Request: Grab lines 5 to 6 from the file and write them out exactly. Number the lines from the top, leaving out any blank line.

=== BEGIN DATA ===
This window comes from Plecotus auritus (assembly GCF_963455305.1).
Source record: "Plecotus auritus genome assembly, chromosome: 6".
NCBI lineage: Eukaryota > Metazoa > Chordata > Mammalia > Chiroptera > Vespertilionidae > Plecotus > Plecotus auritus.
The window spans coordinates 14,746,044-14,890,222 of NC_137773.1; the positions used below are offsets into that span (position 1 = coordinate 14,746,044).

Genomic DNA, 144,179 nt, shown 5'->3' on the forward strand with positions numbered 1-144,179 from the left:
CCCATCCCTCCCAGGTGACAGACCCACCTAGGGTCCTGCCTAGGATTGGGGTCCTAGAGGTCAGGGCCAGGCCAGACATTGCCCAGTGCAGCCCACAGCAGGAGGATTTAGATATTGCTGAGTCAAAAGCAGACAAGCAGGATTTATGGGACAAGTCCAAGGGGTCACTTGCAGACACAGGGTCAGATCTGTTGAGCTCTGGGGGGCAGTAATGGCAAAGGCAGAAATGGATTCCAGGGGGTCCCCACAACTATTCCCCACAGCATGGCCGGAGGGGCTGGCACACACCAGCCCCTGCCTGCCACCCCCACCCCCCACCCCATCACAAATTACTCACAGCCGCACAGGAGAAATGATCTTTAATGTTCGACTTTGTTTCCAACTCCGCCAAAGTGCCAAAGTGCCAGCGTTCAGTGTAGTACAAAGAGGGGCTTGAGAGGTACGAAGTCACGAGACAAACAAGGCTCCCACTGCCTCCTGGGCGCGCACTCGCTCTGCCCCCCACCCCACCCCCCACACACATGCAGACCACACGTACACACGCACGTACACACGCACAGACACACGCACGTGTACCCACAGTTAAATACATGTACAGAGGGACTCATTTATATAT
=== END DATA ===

Genomic DNA, 144,179 nt, shown 5'->3' on the forward strand with positions numbered 1-144,179 from the left:
CCCATCCCTCCCAGGTGACAGACCCACCTAGGGTCCTGCCTAGGATTGGGGTCCTAGAGGTCAGGGCCAGGCCAGACATTGCCCAGTGCAGCCCACAGCAGGAGGATTTAGATATTGCTGAGTCAAAAGCAGACAAGCAGGATTTATGGGACAAGTCCAAGGGGTCACTTGCAGACACAGGGTCAGATCTGTTGAGCTCTGGGGGGCAGTAATGGCAAAGGCAGAAATGGATTCCAGGGGGTCCCCACAACTATTCCCCACAGCATGGCCGGAGGGGCTGGCACACACCAGCCCCTGCCTGCCACCCCCACCCCCCACCCCATCACAAATTACTCACAGCCGCACAGGAGAAATGATCTTTAATGTTCGACTTTGTTTCCAACTCCGCCAAAGTGCCAAAGTGCCAGCGTTCAGTGTAGTACAAAGAGGGGCTTGAGAGGTACGAAGTCACGAGACAAACAAGGCTCCCACTGCCTCCTGGGCGCGCACTCGCTCTGCCCCCCACCCCACCCCCCACACACATGCAGACCACACGTACACACGCACGTACACACGCACAGACACACGCACGTGTACCCACAGTTAAATACATGTACAGAGGGACTCATTTATATAT